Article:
Root canal treatment involves providing:
Local anaesthetic to numb the treatment site.
Rubber dam placement where inflammation or infection is present.
Tooth dimensions and measurements from X-rays and imaging.
Cleansing for infection-free reshaping of the root canal.
Rubber root canal filler and sealer into the reshaped root canal.
Treatment time can vary according to the number of root canals needing treatment.
Treatment duration may extend from one to two hours.
Individuals requiring root canal treatment need to be committed to saving their tooth for the preservation of existing tooth structure.
Patients experience some tenderness and discomfort around the treatment site as healing progresses.
The discomfort gradually subsides and so does the pain initially felt prior to treatment.
You may be prescribed with anti-inflammatory medication to reduce post-treatment discomfort.
Patients should immediately contact the clinic if symptoms continue or become severe.
Tooth sensitivity, discomfort and pain subside once the inflamed or infected dental pulp is removed. Temperature changes while eating or breathing should no longer cause tooth sensitivity. Root canal treatment replaces the pulp with filler and seals the treatment site, protecting the tooth structure and existing dental health. Teeth located at the rear of the mouth may require a dental crown for stronger tooth structure, particularly for normal chewing activity. Front teeth may be restored with white composite fillings or a dental crown after root canal treatment. Discoloured or stained front teeth may also be whitened.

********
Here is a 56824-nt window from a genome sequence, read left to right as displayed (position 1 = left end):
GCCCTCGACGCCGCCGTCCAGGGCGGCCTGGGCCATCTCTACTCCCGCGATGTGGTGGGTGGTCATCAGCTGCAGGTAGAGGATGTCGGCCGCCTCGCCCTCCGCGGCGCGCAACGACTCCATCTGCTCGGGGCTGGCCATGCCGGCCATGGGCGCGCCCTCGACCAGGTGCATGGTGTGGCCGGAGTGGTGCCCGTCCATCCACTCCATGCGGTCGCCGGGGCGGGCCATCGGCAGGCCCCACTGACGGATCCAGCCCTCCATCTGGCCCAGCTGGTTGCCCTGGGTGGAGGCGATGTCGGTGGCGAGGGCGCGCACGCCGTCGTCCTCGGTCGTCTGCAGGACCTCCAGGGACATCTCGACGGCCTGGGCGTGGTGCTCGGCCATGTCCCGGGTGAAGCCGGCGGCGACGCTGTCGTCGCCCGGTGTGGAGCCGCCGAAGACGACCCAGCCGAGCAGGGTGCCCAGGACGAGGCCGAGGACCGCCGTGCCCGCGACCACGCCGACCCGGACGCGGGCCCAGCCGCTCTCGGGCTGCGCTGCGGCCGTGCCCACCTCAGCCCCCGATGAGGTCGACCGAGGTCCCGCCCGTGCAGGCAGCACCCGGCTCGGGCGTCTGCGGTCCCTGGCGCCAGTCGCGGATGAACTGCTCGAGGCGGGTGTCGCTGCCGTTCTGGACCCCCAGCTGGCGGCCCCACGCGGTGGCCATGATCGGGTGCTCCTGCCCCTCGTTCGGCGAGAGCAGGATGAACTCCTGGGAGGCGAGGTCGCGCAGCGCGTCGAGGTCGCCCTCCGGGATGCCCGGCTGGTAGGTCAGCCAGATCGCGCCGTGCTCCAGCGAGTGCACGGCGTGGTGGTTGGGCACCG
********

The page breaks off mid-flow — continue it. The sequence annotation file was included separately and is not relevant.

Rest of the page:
At the very minimum, we recommend that you brush your teeth twice a day; first thing in the morning and last thing at night. It would of course be great if you brush half way through your day.
To do the job properly, assuming you have a full set of teeth, it should take you between 2-3 mins to complete. Unfortunately, many people don’t spend enough time brushing their teeth and this inevitably means that areas are either not cleaned properly or are forgotten about altogether!
Usually every 3 months or when the bristles start to bend or curve away from the brush.